Saturday, May 22, 2010

Vrag - Demo, Fall 2001

Vrag - Demo, Fall 2001
Self-Release, date self-explanatory

Let's face it: sooner or later, if you are a fan of black metal, attracted to it naturally - bodily, heart and soul, feeling its claws deep inside you - and also a musician, or at least a hobbyist in music, you think about forming a black metal band. It's almost inevitable. Such is the appeal of the genre's DIY ethic, the ethos, also, of its inherent power - mixing despair's darkness with stirring rhythms and tempos - designed, almost, as the perfect inspirational form of music for the disenchanted of this age. Black metal was the punk of the '90s - I'm defnitely not the first person to say this - and the corollaries/affinities between the two movements are clear: the calls to action, to personal accountability, the urges for reform, the aggression, the outpouring of energy, etc. While punk could be seen as a 'positive' movement, lending itself very easily in the political arena to the Left, black metal is almost its complete opposite, and naturally aligns itself with reactionaries. It is not a coincidence that so much of this music looks towards the past - towards what has come before, towards resurrecting a 'golden age' eclipsed in history. Black metal, with its emphasis on the 'negative' emotions is, of course, deeply, irrevocably self-destructive. In fact I believe that the only thing that keeps such musicians from utter despair is (and you can see this as a paradox or not) the music itself - the planning of it, the expression, catharsis, and the conversion of destructive instincts into creativity. Black metal, then, has much of the same urgency and sense of 'armageddon' as's almost a last-ditch attempt, a final calling out, a scream, an act of bliss born of a turning away from life and a convinced concentration on death.

Vrag is an Australian band composed of two members, and they play black metal in a very traditional manner - almost a wholly 'reverent' fashion, without experimentation, concentrating on building primary structures here which they can later look back to in their explorations. This demo is comprised of four acts, one of which is a well thought-out, respectful cover of Mayhem's 'Deathcrush', slowed down here a little to further bleed/promote its dark atmosphere and brooding violence, but all-in-all reproduced very faithfully...the other three are originals: pieces, one would think, which are dedicated to or inspired (or which they at least seek to illustrate) directly by the emotions related in their titles: Hatred, Sorrow, and Lust. An interesting concept, and one that is rather obvious...a black metal manifesto, maybe?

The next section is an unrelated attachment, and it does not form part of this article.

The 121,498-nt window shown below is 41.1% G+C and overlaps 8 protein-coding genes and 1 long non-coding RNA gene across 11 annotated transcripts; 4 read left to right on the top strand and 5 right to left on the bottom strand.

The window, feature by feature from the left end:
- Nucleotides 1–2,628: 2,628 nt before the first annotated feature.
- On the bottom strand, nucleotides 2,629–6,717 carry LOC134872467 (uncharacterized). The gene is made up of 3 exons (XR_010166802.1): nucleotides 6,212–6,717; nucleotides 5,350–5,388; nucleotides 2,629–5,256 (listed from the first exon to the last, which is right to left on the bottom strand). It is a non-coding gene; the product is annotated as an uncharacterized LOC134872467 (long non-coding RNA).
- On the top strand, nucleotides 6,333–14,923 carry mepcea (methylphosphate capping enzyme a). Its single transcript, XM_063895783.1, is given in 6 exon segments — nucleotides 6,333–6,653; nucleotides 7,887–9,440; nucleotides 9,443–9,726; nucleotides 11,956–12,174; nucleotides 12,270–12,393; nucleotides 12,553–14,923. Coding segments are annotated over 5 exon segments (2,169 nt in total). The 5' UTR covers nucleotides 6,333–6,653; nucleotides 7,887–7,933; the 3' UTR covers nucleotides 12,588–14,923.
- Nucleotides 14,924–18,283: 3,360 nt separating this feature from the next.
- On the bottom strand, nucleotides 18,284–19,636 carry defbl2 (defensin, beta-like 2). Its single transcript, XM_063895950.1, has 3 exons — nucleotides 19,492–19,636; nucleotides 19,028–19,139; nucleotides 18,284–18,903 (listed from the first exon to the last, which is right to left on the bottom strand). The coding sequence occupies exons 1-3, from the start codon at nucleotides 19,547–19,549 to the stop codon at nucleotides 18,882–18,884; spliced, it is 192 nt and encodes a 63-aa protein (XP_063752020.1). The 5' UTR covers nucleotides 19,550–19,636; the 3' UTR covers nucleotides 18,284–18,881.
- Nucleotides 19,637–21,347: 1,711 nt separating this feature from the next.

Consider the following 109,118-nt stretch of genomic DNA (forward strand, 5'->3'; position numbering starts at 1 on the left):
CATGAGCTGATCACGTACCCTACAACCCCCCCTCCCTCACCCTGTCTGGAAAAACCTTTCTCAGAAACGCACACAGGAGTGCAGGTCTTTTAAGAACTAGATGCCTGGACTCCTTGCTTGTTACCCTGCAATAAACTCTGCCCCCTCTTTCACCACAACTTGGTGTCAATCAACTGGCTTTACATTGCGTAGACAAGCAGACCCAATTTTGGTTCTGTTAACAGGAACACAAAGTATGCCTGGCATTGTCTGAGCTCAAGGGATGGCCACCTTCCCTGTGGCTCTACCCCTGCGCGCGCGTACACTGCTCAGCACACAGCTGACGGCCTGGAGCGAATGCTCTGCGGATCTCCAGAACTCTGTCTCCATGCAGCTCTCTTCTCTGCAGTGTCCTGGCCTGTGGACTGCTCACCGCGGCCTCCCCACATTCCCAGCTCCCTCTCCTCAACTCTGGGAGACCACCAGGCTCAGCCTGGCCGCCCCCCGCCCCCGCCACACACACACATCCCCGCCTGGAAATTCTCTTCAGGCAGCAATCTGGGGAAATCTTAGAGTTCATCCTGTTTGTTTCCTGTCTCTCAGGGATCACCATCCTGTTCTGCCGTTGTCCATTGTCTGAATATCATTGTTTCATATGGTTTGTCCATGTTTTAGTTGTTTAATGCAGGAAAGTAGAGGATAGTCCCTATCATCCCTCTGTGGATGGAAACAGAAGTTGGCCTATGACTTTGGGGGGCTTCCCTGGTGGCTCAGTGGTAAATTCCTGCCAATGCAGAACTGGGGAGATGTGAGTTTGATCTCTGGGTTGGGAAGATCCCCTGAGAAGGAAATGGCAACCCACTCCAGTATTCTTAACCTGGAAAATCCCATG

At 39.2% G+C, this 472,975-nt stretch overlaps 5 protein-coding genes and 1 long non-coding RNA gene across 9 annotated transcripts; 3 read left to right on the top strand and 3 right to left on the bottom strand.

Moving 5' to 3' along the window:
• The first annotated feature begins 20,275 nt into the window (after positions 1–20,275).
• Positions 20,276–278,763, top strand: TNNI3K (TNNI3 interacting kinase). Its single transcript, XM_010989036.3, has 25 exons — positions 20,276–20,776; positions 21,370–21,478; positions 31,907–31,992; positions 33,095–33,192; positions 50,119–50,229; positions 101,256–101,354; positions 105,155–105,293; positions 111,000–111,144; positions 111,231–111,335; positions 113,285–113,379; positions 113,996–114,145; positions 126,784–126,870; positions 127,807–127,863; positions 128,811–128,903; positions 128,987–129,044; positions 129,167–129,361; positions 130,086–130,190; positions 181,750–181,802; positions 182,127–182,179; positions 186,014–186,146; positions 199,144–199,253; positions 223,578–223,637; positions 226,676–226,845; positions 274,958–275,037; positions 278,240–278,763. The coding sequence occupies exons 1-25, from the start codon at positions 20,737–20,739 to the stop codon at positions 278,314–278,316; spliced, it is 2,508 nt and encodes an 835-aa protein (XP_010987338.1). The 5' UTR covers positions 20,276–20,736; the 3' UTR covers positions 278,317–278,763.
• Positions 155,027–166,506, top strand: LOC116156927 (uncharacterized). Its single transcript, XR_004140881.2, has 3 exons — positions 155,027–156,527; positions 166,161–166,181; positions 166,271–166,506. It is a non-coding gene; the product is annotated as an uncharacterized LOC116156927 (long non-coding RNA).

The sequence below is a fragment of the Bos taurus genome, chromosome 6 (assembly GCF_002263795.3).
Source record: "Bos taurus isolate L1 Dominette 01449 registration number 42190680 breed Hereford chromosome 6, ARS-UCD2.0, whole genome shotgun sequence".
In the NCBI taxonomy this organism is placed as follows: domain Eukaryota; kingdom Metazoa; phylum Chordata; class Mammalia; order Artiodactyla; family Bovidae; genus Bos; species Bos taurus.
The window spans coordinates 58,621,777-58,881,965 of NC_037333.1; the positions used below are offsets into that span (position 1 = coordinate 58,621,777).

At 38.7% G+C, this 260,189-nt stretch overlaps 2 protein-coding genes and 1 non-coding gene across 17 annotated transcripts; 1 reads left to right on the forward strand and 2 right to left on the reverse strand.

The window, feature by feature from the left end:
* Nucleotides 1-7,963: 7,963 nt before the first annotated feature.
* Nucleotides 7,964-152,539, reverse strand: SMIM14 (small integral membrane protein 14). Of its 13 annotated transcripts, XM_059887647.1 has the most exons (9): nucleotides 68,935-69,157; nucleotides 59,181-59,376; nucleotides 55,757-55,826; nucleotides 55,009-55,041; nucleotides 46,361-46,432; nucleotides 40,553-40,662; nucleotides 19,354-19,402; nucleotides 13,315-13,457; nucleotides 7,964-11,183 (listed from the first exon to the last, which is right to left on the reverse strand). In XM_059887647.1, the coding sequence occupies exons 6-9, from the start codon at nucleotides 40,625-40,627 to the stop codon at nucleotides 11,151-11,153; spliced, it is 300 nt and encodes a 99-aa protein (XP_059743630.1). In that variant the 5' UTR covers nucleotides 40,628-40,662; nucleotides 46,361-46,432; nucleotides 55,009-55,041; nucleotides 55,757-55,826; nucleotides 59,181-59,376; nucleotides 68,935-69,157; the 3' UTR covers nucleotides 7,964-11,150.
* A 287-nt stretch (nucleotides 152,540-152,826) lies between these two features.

'Hatred' is a raging slice of simple power chord manipulation and crashing drums, coated as all these songs are in a vitriolic sheen of distortion, a cloud of sable...starting off at a fast pace, slashing and ripping like prime Gorgoroth, and then later slowing to a doom crawl for a moment before returning to its initial idea(s). I like the shadowed, hollow guitar tones here, the effect of both the overdrive used and the raw production. The lyrics are probably the best part, however: to wit, the lines: 'Grind humanity to powder, filter it through time and pain, drain all reason and compassion - passion and all hope in vain.' A motto for misanthropists? These lines and the others are delivered in a familiar black metal snarl or groaning shout, as you would expect, in a way that really doesn't offer anything new to my ears, but it doesn't take anything away from the music either. Like I said above...perfectly traditional, perfectly complementary.

'Sorrow' is a more enthralling conception mainly because it is all acoustic guitar, and utilizes much more instrumental dynamics/variation than the electric pieces, even though it is really only centered around one musical theme - the repetition of which is bridged by clear, strong, full strumming of basic chord progressions.

The last song, then, is 'Lust', and one which shows a little more variation in theme and ideas than the two earlier tracks - but just barely so. Throughout the song Vrag keep a relaxed, mid-paced approach, crunching and bearing down hard on power chords for an effect that is almost similar to early Samael...throughout this tenebrous affair the buzzing guitars never deviate too far from their native melodies, the structure of this song, and the statement-and-repetition form of this exercise in primal theory. Once again, I think the lyrics are the best part: 'Shameless to invoke the Lord both in bed and prayer' and 'The Crystal Ship departs for hell through gates of skin and hair/De-con-struction Of moral codes and men' are two favorite segments. The vocals in the second half of the song are filtered through a demonic 'shifting' effect, and this further lends credence to the unholy atmosphere. As the title should tell you, this is a wolfpaean to the 'natural' animal instincts and, at the same time, a praising of soulless/blasphemous/transcendent sexuality. Or, at least, so it seems to me.

Ultimately, this demo is not really anything terribly out of the ordinary, as I have related already, but I also don't believe Vrag is really trying to be so at this point anyway. A good start, a solid foundation to build on, and a tape that would be welcome in the hands of fans of early-'90s/late-'80s protypical black metal: Bathory, Darkthrone, the aforementioned first Mayhem, etc. Let's see where Vrag goes in the future, and what they come up with...